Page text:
This relatively new business structure can be formed in any of the 50 states. A limited liability company (LLC) has the limited liability of a corporation but the flexibility and tax status of a partnership. That makes it an up-and-comer in business circles.
A filing must be made with the appropriate state authorities. Usually this consists of the articles of organization and the operating agreement. It is important to dot all the “i’s” and cross all the “t’s” when creating this structure. Therefore, you should retain an attorney who understands your state’s specific laws.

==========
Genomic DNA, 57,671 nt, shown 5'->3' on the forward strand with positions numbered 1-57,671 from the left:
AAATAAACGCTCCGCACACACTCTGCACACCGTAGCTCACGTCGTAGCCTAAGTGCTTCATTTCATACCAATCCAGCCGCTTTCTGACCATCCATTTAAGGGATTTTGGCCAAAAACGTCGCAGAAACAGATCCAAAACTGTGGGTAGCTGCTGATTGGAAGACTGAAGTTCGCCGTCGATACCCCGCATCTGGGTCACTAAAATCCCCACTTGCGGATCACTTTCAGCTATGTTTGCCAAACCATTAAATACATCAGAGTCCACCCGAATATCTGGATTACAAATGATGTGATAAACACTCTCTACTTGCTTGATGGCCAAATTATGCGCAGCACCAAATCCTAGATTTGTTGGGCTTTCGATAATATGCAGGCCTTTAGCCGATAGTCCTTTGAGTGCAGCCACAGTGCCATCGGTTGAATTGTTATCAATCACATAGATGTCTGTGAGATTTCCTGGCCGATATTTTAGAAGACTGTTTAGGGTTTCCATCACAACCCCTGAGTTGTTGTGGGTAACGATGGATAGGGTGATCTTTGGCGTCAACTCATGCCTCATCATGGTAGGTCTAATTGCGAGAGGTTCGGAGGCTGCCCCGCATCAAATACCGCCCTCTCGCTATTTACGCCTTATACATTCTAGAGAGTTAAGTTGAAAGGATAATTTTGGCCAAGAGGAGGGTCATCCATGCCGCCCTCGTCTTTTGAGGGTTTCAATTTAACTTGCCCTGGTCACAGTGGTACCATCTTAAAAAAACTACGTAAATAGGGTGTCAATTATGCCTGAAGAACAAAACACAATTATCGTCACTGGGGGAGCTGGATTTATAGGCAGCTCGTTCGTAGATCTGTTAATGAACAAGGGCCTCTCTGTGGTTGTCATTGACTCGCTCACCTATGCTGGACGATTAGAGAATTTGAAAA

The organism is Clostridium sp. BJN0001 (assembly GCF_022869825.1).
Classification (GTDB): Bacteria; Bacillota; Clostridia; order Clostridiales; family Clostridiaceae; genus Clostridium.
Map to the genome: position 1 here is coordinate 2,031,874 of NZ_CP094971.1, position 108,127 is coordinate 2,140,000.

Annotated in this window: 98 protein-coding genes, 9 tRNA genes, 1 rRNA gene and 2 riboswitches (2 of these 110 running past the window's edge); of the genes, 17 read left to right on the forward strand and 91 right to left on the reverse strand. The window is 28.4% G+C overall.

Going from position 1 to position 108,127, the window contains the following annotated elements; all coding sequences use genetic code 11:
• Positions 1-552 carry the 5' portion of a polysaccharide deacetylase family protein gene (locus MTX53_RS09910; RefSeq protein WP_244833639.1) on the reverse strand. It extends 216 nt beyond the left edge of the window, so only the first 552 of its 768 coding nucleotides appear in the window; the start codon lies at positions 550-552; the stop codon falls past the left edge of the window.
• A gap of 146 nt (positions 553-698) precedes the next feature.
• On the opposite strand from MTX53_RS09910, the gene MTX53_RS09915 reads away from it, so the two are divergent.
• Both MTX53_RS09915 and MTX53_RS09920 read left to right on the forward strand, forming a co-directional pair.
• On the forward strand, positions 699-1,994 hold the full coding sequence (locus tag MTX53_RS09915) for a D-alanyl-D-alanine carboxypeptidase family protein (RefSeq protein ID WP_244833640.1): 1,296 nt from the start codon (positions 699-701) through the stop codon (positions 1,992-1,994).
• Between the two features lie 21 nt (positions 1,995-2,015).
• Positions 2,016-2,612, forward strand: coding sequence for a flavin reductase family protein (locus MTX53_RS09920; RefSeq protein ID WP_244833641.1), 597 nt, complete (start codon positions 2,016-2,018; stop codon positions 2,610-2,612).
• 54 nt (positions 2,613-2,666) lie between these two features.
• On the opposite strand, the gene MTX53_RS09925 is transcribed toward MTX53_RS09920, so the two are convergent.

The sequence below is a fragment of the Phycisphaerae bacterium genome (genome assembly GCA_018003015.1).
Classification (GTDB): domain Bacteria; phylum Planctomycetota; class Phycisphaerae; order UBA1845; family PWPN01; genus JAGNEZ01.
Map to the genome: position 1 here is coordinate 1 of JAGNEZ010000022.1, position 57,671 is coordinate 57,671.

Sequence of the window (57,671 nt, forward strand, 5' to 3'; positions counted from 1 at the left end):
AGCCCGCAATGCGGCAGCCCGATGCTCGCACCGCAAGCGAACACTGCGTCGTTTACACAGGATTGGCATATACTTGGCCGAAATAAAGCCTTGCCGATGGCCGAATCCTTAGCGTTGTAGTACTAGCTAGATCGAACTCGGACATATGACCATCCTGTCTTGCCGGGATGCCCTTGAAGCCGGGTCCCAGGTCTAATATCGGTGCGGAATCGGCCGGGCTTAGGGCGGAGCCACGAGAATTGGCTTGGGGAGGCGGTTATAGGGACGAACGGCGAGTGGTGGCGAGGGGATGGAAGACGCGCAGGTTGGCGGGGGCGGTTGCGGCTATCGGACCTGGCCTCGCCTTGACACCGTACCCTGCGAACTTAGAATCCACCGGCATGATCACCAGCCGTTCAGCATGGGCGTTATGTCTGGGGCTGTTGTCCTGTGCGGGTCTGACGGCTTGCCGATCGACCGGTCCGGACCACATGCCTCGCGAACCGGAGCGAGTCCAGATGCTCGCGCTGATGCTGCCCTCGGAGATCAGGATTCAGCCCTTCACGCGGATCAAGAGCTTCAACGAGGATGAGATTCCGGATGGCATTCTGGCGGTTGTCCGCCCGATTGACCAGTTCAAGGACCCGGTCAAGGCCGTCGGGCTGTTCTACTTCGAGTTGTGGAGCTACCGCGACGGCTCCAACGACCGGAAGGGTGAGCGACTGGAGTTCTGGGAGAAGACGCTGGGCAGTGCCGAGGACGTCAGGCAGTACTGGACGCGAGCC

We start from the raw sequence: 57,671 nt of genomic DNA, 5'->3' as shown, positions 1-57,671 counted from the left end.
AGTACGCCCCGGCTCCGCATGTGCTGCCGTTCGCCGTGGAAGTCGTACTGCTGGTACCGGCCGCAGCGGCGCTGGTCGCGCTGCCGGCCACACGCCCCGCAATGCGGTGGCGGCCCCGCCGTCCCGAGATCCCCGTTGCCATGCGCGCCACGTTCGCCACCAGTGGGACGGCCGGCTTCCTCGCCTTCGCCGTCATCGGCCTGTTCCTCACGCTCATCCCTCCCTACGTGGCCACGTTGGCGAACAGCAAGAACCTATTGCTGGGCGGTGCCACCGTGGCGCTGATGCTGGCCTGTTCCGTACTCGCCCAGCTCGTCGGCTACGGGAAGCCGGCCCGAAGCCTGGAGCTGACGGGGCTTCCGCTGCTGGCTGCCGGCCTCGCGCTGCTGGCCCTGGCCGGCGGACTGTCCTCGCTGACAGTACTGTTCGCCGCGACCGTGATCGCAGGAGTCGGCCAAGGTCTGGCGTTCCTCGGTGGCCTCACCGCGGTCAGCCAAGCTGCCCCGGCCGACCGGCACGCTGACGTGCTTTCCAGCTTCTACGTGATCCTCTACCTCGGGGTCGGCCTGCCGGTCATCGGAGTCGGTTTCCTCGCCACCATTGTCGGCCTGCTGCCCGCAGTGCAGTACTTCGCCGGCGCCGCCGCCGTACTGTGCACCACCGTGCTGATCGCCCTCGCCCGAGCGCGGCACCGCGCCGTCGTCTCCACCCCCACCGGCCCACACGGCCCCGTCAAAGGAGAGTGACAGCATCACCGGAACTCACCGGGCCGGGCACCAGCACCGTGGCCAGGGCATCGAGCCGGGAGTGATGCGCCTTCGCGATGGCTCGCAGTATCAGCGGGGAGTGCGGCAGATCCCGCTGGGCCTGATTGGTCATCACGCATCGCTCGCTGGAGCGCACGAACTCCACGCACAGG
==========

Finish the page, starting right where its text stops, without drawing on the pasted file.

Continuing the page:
In fact, tax liability is the same as that of a partnership. The IRS has, for the most part, accepted the LLC, but be sure to ask if the law in your state has been approved. You report profits and losses on a personal, rather than corporate, tax return.
As the name implies, liability is limited to the assets of the LLC.
The restrictions on securing capital are the same as those of a general partnership. Your revenue options are limited because you cannot raise money through shareholders.
You will have to engage in succession planning, as you do in a general partnership (see above).